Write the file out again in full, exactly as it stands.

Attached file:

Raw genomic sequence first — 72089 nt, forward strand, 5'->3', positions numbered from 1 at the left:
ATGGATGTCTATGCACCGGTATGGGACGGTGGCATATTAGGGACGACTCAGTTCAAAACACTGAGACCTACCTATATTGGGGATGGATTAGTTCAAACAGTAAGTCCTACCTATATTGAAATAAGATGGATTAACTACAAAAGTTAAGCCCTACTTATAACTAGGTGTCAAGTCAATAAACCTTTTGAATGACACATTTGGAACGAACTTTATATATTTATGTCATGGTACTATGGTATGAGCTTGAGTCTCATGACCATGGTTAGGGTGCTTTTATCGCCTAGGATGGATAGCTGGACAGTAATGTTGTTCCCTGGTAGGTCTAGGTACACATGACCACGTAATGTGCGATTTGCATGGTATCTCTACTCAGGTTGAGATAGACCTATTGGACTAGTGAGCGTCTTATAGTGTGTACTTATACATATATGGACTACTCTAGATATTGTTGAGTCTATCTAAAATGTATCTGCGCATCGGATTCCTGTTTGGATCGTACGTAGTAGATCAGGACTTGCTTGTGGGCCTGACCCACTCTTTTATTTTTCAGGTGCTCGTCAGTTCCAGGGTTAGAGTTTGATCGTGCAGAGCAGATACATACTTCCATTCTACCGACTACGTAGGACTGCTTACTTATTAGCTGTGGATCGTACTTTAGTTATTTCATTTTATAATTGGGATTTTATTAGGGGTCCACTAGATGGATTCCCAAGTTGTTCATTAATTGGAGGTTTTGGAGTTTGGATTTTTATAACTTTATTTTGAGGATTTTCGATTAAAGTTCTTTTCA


Raw genomic sequence first — 72089 nt, forward strand, 5'->3', positions numbered from 1 at the left:
ATGGATGTCTATGCACCGGTATGGGACGGTGGCATATTAGGGACGACTCAGTTCAAAACACTGAGACCTACCTATATTGGGGATGGATTAGTTCAAACAGTAAGTCCTACCTATATTGAAATAAGATGGATTAACTACAAAAGTTAAGCCCTACTTATAACTAGGTGTCAAGTCAATAAACCTTTTGAATGACACATTTGGAACGAACTTTATATATTTATGTCATGGTACTATGGTATGAGCTTGAGTCTCATGACCATGGTTAGGGTGCTTTTATCGCCTAGGATGGATAGCTGGACAGTAATGTTGTTCCCTGGTAGGTCTAGGTACACATGACCACGTAATGTGCGATTTGCATGGTATCTCTACTCAGGTTGAGATAGACCTATTGGACTAGTGAGCGTCTTATAGTGTGTACTTATACATATATGGACTACTCTAGATATTGTTGAGTCTATCTAAAATGTATCTGCGCATCGGATTCCTGTTTGGATCGTACGTAGTAGATCAGGACTTGCTTGTGGGCCTGACCCACTCTTTTATTTTTCAGGTGCTCGTCAGTTCCAGGGTTAGAGTTTGATCGTGCAGAGCAGATACATACTTCCATTCTACCGACTACGTAGGACTGCTTACTTATTAGCTGTGGATCGTACTTTAGTTATTTCATTTTATAATTGGGATTTTATTAGGGGTCCACTAGATGGATTCCCAAGTTGTTCATTAATTGGAGGTTTTGGAGTTTGGATTTTTATAACTTTATTTTGAGGATTTTCGATTAAAGTTCTTTTCA